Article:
Wednesday, 27 May 2015

My Wedding Journey - Wedding Planner

I know this blog is more towards food and travel, but since this is once in a lifetime, I think it would be nice for every girl to share their own experiences. After all, you can't go back and re-do it.

We were contemplating whether we should have a wedding planner because it is extra costs added to the wedding. After discussion, because of our busy schedules, it would be very helpful to have a wedding planner to bounce off ideas and help plan the whole thing. Also, everything just seems very overwhelming. I was browsing the Weddingful website, which I recommend bride-to-be should sign up, there were just too many vendors. I have no idea who is actually good and I don't have time to corresponds to each of them. So the wedding planner would be able to let me know from their experiences, which vendors are better and actually helps me narrow down my voices by a lot.

Because we are one of the first couples to get married amongst our friends, we couldn't ask our friends for recommendations. I depended on Weddingful and a friend's connection with two wedding planner potentials. I found Melanie Leung from Keepsake Event on Weddingful and Hasti from La Vista Events through a friend. We bother offered free consultation and to be honest they were both great. Both of them seemed very knowledgeable and very into the wedding industry. They both seemed very enthusiastic as well. At the end, I decided to go with Keepsake because of the cultural background and she has experience with the tea ceremony. Although Hasti hasn't had experience with the tea ceremony, I don't doubt her expertise to do her own research, at the end, I think I just feel more comfortable with someone who has done it just because both of our parents can be very demanding. I would recommend both of them to either of my friends actually.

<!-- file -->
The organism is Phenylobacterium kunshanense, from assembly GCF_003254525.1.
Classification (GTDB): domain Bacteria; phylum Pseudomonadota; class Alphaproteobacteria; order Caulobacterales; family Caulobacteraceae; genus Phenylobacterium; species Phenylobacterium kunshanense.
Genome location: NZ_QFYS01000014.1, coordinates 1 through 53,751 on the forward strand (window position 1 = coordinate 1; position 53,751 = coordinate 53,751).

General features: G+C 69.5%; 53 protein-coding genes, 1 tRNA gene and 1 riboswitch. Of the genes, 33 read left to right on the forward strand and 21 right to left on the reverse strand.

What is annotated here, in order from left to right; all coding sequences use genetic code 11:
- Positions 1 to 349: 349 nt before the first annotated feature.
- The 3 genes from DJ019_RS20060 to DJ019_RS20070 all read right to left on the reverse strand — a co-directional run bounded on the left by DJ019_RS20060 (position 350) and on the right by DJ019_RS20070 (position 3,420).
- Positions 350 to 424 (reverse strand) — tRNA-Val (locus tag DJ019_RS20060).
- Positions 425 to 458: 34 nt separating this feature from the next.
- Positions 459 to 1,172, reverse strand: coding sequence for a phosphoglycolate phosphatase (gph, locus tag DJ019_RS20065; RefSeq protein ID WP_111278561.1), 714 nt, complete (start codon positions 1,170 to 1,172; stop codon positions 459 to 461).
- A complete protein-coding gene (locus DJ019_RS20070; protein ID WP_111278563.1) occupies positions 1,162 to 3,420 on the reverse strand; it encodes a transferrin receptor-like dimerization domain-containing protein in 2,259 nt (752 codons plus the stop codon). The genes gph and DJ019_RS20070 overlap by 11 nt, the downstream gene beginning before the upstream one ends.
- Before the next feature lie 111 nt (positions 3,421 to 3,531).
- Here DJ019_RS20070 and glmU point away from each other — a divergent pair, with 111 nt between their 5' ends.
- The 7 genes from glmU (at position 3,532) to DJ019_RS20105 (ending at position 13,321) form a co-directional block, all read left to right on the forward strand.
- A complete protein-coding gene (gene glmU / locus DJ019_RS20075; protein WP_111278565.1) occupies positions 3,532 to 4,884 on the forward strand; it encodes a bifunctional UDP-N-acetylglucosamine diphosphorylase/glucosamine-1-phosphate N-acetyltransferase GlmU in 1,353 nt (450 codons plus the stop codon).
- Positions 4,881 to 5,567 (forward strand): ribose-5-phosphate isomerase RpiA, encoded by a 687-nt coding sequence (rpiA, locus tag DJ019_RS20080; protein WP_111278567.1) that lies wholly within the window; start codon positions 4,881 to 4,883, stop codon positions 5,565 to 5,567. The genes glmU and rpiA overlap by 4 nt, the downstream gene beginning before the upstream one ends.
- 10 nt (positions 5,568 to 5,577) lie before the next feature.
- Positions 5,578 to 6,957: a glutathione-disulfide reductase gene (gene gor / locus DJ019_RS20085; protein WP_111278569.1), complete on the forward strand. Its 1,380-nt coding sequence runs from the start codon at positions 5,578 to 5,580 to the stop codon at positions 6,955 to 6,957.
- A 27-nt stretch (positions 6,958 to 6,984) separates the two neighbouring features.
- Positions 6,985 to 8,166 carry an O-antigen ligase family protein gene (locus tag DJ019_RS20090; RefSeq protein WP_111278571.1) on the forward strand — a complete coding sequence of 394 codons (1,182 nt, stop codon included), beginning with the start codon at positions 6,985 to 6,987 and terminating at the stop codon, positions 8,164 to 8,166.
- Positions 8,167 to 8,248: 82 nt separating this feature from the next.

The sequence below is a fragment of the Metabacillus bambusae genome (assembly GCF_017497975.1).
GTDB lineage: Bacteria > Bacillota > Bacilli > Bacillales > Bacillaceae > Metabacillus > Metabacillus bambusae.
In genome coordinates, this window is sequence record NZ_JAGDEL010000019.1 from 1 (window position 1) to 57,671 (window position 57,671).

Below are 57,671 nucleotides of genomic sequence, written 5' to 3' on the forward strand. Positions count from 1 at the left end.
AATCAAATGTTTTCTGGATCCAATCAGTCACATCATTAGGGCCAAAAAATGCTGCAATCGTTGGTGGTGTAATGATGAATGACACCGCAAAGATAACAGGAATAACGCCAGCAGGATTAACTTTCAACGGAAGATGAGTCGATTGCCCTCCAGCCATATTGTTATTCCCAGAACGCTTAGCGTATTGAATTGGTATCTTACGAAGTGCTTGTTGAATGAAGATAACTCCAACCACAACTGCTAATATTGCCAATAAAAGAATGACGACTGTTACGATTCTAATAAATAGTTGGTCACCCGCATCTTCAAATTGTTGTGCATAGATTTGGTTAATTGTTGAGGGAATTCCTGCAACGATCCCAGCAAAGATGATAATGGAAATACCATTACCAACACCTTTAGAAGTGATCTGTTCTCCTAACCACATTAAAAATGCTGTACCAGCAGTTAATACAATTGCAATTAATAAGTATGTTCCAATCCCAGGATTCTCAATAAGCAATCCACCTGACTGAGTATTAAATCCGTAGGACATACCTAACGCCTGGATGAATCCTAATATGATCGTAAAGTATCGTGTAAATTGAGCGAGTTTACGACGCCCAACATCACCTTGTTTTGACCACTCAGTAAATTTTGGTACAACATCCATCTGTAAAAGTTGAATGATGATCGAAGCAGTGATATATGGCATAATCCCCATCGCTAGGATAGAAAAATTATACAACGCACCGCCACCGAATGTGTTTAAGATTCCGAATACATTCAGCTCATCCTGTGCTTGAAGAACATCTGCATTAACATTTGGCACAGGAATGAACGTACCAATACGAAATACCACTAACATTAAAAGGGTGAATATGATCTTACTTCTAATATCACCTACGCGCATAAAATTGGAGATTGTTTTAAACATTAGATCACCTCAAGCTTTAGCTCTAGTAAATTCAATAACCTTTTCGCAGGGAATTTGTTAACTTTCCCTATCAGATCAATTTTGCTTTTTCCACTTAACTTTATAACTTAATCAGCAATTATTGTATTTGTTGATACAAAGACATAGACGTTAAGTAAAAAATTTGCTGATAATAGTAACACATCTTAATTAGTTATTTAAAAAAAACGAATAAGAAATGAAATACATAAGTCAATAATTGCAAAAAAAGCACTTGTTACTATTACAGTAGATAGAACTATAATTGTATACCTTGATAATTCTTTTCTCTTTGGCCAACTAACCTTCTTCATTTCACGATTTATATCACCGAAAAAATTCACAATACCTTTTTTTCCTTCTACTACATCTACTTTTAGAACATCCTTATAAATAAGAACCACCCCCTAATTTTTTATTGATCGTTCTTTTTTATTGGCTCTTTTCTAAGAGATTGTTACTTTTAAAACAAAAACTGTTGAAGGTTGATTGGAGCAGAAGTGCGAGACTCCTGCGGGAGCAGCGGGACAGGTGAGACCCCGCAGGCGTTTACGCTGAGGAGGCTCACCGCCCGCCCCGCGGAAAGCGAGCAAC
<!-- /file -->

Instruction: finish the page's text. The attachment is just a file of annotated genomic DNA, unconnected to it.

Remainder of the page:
Since I started working with Mel, she has been very organized and quite on top of it. I know she has quite a few couples she is working on at the same time so I don't expect her to reply my email the same day. Her emails are very detailed and offered many suggestions in terms of the venue selection. She listened to what I want in the venue and been able to provided suggestions based on that. At this stage, we have a few venues in mind but we still have to set a time to visit the sites. Because of our messed up schedules, it's very hard to come up with a time where my fiance and I can go.

Just for your information, a wedding planner can range from $2000 - $4000+ depending on what you are looking for. The average I saw was around $2500 - $3000. That is the price for full planning. You can also choose partial planner if you already got some stuff done and need help with a few more things as well as the day of coordination. If not, you can also choose to have the month of wedding planning or the day of wedding coordination. Even if you are not planning to get a wedding planner for the whole planning process, I would highly recommend getting one for the day of to help to take care of inquiries and vendor payments. The last thing you want to do is to stress one of your friends or family member by putting them in charge of this role and they won't be able to enjoy the wedding as much unless they have experience doing stuff like this.

I will update more later on.

Sardine Can - Vancouver, BC